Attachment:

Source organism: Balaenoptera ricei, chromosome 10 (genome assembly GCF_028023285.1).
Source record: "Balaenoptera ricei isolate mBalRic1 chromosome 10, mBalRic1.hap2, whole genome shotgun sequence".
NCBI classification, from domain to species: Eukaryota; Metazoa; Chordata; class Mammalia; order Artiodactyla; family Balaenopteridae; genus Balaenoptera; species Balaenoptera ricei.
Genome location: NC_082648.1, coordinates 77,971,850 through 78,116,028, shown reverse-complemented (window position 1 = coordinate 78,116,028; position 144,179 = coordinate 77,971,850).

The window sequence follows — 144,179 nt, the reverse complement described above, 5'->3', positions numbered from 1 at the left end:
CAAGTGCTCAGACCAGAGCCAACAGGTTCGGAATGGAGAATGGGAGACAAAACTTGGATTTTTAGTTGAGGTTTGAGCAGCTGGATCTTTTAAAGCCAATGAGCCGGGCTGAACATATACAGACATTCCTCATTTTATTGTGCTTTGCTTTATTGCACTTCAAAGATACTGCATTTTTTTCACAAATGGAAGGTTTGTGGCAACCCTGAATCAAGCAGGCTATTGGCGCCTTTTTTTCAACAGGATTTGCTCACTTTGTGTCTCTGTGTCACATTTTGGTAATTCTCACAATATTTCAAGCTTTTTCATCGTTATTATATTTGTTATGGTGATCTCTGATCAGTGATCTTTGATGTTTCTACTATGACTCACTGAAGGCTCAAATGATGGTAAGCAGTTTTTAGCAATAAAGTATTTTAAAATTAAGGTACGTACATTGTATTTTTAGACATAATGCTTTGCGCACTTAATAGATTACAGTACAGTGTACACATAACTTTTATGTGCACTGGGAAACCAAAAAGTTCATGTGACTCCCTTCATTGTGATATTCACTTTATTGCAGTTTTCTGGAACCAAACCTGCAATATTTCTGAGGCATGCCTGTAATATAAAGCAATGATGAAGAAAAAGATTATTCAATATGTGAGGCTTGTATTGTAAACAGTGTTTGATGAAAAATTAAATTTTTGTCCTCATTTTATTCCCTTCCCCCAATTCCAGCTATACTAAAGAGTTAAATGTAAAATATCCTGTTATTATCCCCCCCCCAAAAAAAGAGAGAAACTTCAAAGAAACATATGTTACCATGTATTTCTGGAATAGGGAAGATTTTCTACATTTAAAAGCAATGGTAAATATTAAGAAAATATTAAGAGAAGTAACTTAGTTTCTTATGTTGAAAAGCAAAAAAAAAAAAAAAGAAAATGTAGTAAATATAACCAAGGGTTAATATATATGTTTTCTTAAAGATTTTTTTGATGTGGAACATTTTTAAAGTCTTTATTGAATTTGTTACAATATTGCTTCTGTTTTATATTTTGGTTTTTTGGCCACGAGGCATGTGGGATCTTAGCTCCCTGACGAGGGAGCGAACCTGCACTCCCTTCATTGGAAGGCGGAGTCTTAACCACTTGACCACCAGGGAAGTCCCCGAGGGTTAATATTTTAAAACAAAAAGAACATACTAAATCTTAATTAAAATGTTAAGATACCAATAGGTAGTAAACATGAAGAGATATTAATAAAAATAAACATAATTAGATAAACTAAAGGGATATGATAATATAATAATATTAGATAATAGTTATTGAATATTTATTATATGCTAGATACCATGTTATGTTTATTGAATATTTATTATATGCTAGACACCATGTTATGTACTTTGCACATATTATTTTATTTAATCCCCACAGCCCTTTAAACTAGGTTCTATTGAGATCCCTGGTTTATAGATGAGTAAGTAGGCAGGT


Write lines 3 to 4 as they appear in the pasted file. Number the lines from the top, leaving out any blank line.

NCBI classification, from domain to species: Eukaryota; Metazoa; Chordata; class Mammalia; order Artiodactyla; family Balaenopteridae; genus Balaenoptera; species Balaenoptera ricei.
Genome location: NC_082648.1, coordinates 77,971,850 through 78,116,028, shown reverse-complemented (window position 1 = coordinate 78,116,028; position 144,179 = coordinate 77,971,850).